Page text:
I asked my brother to send me a copy of Drums all the way from Seville, Spain, so I could read it cover to cover before adding my comments to these reviews (having read all three previous books in the series), and what I find is that the pace slows down because the plot demands it. The main characters, with the help of some secondary ones, travel to what eventually becomes Fraser's Ridge, start building their homestead, and face life in the wilderness: on their way there they are robbed by Stephen Bonnet, a remarkable villain if there ever was one, then when they get there they encounter Indians, Jamie nearly dies in the snow, Claire nearly dies in a storm, they find a snake inside their "privy", they are joined by Lord John, and by Willie, and so on and so on, before Brianna and Roger show up. It's slow and you're meant to savor it. Outlander did not have a frenetic pace and neither did Dragonfly in amber nor Voyager: if you want fast just don't read the first five hundred pages of Drums, but you'll miss out on a lot.
In reply to an earlier post on Jul 1, 2010 1:38:16 PM PDT
Speaking of Lord John Grey and WIllie. What REALLY happened to them? You will notice that Gabaldon leaves us with Jaime leaving Willie in the cave waiting for him to come back from being with the Indians, and leaves Lord John Grey with Claire recovering from the Pox. She aggravates me, because she jumped from these stories right into Roger and Brianna and left us wondering what the heck happened to them??? Yes, they come back later in the book, but we know nothing of how they got back home or what prompted them to go back or anything like that. I seriously thought I missed something and had to go back and re read some of the chapters because it bugged me so much that I didnt know what happened to these characters. And what about ( I cant remember his name now) the guy that had gotten angry and scalped the Indians. He went to Claire's and talked with her, but that was it.... where did he go? What happened to him? Maybe I am just missing something? Was it not that big of a deal to everyone else? Just curious
Posted on Apr 17, 2011 9:26:38 PM PDT
Loved your review. I'm almost done with the book and came online to see if others felt the way I do, and your review was spot on.
In reply to an earlier post on Aug 10, 2014 12:27:46 AM PDT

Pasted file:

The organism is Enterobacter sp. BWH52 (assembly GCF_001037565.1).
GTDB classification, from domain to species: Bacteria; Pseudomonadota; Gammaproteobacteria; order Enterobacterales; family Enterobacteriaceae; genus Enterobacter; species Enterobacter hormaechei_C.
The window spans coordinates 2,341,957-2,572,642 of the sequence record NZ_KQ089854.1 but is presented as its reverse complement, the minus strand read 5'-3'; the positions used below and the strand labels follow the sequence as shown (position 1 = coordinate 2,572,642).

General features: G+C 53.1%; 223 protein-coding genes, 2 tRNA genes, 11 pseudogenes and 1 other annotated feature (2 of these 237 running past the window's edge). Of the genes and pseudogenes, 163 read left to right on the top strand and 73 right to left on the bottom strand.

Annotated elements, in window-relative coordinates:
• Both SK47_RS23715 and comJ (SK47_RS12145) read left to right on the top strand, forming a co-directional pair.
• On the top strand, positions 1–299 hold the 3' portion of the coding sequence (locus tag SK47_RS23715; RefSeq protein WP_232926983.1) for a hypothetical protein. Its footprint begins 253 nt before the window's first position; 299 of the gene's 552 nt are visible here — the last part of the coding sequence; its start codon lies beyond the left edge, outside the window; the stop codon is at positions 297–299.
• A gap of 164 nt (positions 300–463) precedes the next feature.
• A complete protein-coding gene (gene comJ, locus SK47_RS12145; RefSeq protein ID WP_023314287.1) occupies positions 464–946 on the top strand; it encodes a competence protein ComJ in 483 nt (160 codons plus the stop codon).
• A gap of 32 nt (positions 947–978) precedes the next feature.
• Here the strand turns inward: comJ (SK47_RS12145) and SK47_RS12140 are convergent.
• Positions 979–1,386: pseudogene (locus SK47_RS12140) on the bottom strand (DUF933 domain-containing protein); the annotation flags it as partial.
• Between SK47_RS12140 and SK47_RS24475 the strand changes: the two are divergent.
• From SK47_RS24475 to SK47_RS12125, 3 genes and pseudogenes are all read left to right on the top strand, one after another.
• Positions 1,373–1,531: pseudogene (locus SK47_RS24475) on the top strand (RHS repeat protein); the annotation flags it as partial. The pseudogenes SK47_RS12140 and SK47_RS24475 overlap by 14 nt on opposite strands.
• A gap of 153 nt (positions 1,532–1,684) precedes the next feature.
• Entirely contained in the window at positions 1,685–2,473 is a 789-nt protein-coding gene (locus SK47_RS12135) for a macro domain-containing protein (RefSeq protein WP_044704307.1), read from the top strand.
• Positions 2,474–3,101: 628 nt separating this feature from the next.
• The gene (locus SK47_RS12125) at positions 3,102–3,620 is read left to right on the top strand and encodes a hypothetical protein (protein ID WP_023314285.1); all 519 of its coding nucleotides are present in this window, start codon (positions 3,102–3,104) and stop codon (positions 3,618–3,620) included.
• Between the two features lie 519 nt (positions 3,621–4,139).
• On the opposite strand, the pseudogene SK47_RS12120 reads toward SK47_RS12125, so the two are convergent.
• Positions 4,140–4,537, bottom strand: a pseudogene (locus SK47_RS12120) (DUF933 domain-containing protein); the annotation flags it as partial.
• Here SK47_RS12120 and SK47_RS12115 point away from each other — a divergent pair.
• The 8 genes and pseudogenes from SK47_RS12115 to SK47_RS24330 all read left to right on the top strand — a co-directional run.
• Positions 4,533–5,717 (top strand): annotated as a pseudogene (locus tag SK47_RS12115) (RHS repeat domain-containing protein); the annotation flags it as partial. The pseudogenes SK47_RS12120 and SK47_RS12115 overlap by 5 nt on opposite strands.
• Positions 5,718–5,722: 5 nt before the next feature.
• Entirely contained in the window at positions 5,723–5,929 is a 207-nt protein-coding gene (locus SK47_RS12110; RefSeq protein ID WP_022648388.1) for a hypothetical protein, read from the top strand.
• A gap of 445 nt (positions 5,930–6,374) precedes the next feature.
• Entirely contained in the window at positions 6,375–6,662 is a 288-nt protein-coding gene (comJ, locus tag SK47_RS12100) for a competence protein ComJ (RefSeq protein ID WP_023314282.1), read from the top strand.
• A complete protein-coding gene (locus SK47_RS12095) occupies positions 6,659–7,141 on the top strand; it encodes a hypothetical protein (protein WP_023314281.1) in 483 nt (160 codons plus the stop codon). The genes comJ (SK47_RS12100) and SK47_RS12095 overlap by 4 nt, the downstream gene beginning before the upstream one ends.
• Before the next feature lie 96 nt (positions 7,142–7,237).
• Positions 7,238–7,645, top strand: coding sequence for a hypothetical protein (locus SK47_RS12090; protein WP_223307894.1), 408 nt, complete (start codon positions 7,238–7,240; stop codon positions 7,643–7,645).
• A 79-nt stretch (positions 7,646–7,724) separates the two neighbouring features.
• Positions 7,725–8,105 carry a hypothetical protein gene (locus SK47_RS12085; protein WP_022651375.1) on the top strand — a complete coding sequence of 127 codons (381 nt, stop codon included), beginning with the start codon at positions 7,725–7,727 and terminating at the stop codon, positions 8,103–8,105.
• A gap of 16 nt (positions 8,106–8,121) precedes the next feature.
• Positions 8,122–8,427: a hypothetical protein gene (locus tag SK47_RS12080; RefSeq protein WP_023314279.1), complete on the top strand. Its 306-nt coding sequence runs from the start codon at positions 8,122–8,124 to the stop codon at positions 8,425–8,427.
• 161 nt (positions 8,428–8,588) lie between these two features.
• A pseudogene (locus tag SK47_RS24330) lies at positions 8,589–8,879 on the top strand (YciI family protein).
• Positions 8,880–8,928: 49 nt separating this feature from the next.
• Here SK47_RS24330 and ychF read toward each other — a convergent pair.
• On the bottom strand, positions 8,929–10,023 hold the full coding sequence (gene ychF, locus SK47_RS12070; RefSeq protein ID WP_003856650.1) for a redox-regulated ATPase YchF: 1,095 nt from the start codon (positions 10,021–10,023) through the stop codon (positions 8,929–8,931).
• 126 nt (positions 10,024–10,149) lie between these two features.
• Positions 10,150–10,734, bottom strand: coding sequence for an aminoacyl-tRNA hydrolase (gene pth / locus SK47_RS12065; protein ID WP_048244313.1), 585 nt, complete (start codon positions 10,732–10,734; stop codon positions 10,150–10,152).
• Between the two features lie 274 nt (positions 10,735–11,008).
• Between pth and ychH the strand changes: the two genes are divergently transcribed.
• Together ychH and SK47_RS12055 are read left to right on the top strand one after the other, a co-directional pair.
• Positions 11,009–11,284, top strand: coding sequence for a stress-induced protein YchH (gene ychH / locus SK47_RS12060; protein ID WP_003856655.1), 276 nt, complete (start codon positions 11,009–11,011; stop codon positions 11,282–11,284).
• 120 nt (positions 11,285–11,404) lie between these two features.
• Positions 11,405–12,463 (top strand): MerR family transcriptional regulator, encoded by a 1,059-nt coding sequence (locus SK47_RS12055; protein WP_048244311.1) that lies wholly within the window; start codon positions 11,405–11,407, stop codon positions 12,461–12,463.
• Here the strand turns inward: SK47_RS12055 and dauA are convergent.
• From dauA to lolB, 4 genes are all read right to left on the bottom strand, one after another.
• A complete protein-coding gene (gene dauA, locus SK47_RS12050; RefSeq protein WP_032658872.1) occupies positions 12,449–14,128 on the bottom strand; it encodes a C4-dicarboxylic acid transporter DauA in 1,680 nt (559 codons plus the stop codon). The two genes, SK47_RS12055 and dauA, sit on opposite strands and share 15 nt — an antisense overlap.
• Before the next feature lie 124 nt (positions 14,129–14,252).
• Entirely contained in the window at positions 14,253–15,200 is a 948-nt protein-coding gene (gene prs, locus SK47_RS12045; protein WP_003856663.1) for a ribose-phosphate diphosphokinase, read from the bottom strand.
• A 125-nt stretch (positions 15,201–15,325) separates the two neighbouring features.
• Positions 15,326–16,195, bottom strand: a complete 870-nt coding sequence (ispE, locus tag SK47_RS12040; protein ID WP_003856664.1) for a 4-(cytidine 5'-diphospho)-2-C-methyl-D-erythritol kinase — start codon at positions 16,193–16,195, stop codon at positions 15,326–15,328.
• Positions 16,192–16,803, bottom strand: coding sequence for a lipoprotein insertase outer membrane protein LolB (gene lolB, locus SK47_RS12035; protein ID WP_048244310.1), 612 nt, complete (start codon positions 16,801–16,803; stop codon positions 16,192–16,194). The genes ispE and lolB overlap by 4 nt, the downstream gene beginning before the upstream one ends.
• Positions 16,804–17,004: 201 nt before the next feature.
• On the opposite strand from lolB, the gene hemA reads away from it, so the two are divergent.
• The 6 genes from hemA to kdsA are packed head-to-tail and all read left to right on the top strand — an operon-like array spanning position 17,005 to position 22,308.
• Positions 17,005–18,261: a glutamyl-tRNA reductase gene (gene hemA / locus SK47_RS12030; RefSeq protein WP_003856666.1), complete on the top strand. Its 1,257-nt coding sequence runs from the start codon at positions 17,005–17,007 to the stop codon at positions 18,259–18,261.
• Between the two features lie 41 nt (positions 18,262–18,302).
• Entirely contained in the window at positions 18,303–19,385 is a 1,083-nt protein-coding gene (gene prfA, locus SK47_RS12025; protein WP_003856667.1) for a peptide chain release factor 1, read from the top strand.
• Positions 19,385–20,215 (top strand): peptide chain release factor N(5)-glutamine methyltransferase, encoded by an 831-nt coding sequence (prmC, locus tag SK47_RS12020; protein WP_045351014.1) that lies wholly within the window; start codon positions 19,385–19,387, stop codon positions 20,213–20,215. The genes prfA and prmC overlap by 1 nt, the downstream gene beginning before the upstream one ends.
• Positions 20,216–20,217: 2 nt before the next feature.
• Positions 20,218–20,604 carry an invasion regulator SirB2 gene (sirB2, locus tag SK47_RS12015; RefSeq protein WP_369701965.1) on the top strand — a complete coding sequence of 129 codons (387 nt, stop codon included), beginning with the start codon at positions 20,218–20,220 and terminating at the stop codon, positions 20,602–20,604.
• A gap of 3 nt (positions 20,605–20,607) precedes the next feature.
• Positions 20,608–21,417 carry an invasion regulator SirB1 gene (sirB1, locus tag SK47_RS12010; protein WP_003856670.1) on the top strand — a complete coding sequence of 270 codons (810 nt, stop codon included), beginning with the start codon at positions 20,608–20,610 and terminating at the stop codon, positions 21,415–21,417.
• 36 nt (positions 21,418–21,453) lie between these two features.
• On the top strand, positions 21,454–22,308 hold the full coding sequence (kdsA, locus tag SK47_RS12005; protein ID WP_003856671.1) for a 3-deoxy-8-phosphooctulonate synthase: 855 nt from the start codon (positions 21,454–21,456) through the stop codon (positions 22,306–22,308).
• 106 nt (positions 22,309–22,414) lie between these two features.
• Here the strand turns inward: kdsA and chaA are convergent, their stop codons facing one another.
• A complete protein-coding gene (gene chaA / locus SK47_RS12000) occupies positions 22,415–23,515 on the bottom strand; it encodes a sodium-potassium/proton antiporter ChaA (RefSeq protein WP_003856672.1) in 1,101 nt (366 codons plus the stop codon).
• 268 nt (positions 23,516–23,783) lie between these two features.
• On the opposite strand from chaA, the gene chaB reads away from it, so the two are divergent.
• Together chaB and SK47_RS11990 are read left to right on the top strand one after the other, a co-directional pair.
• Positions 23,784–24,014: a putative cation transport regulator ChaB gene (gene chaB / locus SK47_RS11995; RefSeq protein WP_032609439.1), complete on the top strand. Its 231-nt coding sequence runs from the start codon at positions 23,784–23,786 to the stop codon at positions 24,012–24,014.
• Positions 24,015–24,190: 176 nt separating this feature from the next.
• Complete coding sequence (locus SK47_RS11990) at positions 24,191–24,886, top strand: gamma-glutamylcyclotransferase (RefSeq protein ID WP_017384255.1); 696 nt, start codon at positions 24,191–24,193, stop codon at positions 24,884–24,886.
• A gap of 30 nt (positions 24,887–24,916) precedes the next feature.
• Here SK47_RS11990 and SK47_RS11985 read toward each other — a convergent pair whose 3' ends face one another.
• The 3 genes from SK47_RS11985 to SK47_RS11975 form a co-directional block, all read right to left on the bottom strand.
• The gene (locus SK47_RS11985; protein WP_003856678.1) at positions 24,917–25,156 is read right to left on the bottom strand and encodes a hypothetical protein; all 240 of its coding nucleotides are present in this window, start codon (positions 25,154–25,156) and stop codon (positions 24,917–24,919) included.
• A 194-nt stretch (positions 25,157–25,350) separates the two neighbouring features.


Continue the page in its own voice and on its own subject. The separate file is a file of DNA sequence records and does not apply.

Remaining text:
No, you are not alone in wondering what the heck happened there... where IS willie??! John shows back up later in the book and no mention of his whereabouts is made as far as I could find...?
I'm fine with skipping scenes but at least put in an aside somewhere in the narrative about where a character has suddenly disappeared to. :/
Posted on Dec 31, 2014 6:54:06 AM PST
I am so glad I am not the only one who is having trouble getting through this book. I haven't hit page 500 yet. It has been hard for me to read this one, with any interest. The others, I couldn't put down. I am disappointed on how the author is writing about thiings that really do not matter. It is like reading what one did in the day of a diary...it is boring. I am hoping to force myself pick this book up again after reading your review and the comments afterwards. I will keep trying to get this read. Thank you. I also hope the next book is better. I have 7 of the books and am now hesitant about getting no.8 and kinda sorry I bought the seven.
In reply to an earlier post on Dec 31, 2014 6:57:34 AM PST
So far, after 300 pages, I don't feel like I've missed anything good. It is hard to keep my concentration on this book. After the other three, it is a bit disappointing.
In reply to an earlier post on Apr 15, 2015 3:04:08 PM PDT
Last edited by the author on Apr 15, 2015 3:06:19 PM PDT
Sometimes, in the real world, you just don't get to know, you never know! Its true to life, as all the books have been... harsh, ugly, awful things that happen in life. Especially when you can't know.
In reply to an earlier post on Apr 15, 2015 3:05:19 PM PDT
I recall Willie dying... but darn if I can recall which book. It suited his character, though... he was just too dumb to live!